Clean Bed Sheets, Towels, and Cloths

You should regularly wash all your fabrics around the house, that much is a given that few would dare question. The real conundrum comes when you ask when you should, each of them. Should bed sheets be washed as often as towels? Are bathroom clothes and kitchen cloths considered the same? How soon is too soon between wash cycles? Worry not, we know the answers that you want, and we want to share them with you!

This handy guide will tell you when it’s best to wash each of the above items and more, depending on how much you use them and the fabric they’re made out of. Just remember that if you’re washing all of them with the same frequency, then you still have a couple of things to learn about the care and maintenance of fabrics! We’ll also briefly mention which type of products are better for each at the end of each entry, in case you think they come out too rough after each wash.

Bed Sheets

You would be surprised at how fast your sheets get covered with sweat, dead skin cells, and even saliva, amongst other things. And as if that wasn’t enough, these things are the perfect habitat/meal for dust mites, which can provoke bad allergic reactions for many people. You’d think we’d have that covered, but a survey made in 2017 shows that 44% of Americans wash their sheets only once or twice a month. That’s kind of icky, but how often should you do it?

The fellows at the Good Housekeeping Institute say that it should be done at least once every two weeks, but to bump that up to once per week during the hot season (or if you just sweat a lot at night). The way to do it is using water at 130 F to kill the mites. If you’re just coming out of an infections illness, wash and sanitize them immediately before going back to bed. All of the above applies the same (or even double) for pillow cases, and if you’re wondering how to dry bed sheets, your preferred method is probably OK.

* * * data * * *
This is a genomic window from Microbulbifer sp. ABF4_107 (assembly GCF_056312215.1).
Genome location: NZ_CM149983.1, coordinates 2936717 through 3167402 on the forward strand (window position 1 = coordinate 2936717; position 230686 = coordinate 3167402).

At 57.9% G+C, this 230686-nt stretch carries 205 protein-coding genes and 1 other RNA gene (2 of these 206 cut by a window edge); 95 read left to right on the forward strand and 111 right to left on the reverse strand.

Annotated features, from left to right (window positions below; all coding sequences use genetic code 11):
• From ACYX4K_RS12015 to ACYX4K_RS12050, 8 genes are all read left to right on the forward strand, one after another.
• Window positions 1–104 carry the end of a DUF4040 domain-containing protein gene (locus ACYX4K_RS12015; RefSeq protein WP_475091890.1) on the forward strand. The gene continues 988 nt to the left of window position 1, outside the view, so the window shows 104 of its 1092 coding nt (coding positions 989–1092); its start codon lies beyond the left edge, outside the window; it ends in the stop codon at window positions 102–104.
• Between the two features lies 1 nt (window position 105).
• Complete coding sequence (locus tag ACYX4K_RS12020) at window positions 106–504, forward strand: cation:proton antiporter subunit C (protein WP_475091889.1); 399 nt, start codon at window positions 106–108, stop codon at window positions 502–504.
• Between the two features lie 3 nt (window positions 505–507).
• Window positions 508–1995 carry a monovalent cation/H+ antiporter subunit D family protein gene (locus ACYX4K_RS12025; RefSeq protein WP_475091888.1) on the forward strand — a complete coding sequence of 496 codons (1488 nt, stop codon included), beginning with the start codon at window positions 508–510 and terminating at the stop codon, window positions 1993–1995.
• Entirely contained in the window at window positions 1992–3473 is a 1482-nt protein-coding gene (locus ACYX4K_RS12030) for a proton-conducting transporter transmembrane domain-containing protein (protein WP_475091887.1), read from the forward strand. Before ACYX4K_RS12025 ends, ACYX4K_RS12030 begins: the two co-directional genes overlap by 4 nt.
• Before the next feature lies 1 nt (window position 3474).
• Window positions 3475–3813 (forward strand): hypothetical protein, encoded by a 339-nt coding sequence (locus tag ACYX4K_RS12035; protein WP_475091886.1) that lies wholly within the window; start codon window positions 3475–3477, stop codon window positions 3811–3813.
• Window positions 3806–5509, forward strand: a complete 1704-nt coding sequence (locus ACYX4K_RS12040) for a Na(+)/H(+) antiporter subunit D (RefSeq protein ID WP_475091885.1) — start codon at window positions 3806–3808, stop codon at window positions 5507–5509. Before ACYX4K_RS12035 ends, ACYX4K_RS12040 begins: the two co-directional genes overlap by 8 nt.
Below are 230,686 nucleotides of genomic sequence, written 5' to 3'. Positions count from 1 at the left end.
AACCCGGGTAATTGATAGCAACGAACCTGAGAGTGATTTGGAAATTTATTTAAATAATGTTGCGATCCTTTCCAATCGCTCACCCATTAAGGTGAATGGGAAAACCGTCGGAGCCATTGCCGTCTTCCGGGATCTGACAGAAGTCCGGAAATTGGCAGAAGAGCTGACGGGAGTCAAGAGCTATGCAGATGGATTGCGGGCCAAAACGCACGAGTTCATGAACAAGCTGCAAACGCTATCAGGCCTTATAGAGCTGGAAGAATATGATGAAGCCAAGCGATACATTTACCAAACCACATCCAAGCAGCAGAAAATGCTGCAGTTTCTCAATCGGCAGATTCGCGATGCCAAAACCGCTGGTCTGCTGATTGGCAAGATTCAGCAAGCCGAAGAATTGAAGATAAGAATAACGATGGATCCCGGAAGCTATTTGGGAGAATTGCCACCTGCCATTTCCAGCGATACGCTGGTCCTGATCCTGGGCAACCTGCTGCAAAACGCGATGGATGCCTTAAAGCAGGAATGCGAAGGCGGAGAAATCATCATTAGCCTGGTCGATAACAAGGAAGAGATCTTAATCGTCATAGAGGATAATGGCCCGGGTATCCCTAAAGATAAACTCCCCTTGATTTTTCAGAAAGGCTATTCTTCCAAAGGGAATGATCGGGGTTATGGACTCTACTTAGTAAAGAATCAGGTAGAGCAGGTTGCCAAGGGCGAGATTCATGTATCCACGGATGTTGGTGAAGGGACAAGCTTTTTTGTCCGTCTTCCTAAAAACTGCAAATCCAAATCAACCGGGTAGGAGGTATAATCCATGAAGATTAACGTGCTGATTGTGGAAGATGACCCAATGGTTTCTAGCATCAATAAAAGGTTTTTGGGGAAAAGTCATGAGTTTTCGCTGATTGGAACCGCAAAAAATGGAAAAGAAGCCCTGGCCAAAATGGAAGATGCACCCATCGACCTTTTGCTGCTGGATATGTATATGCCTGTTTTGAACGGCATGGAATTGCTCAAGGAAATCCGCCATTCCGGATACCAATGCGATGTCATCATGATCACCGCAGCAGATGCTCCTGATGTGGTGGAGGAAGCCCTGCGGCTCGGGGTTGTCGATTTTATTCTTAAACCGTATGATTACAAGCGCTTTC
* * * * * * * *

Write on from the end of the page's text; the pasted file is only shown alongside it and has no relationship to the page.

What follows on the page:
Bath Towels

The second best part of any hot, relaxing shower is drying yourself off with a soft, puffy towel, right? Well, when was the last time you washed that towel, anyway? As it turns out, towels are prime real estate for viruses, bacteria and mold, considering how long they remain damp every week. A good rule of thumb is to wash them at least once per week, swapping to a freshly-cleaned one during that time; this is a good reason to always have a couple of extra towels available, even if you share one with your spouse. Kids, however, should always have their own towels, and these should be washed a little bit more frequently since they’re more at risk when it comes to germs. If you’re sick, wash them more often, and during the humid season. Finally, you should change gym towels every day, since they tend to sit for hours in a damp environment after you’re done with them.

The recommended temperature to wash a towel in is at least 140 F if you use the sanitize mode on your washing machine. Otherwise, crank up that heat a little. You might also want to avoid using fabric softener on towels, since they get less and less absorbent each time due to it.

Kitchen Cloths/Dish Towels

Few items in your kitchen see as much action as your little dish towel. On top of being a nice decorative accent, it follows that they get all sorts of goop, grime, spills, and other messes over themselves in the course of a normal day. This means, of course, that they should be washed much more often than many other fabrics around the house. Some people consider once-a-week to be the perfect schedule for dish towel washes, but it should really be every other night, all things considered. Why?  Well, they almost never dry out completely between uses, so they’re very at risk of hosting germs, molds and other nasties in them.

Even if you use microfiber instead of cotton to prevent the growth of bad microorganisms, it’ll still hold onto the microscopic remnants of spilled food, liquids and such. If you want to go the extra step, soak them in a bucket full of warm water and vinegar (or bleach if they’re white) for about 15 minutes before machine washing them normally. Use hot water, about 140 F. Always hang them up to dry completely before reusing them, and never use the same towel for more than a year straight. If you wanna get rid of bad smells in your cloth, sprinkle baking soda over it and let it rest overnight, then apply the process described earlier.

Finally, to really say goodbye to all those germs and bacteria, boil them! Place your towels in a pot of boiling water for about 5 minutes every month or so.

Taking care of fabrics is important because we’re always in full-on bodily contact with them, and if they’re dirty, that means we are too. The tips we brought you in this article will make sure that your sheets, cloths and towels are always clean and fresh-smelling, but if you want to do the same for the rest of your house, the best solution is above any household lifehack.

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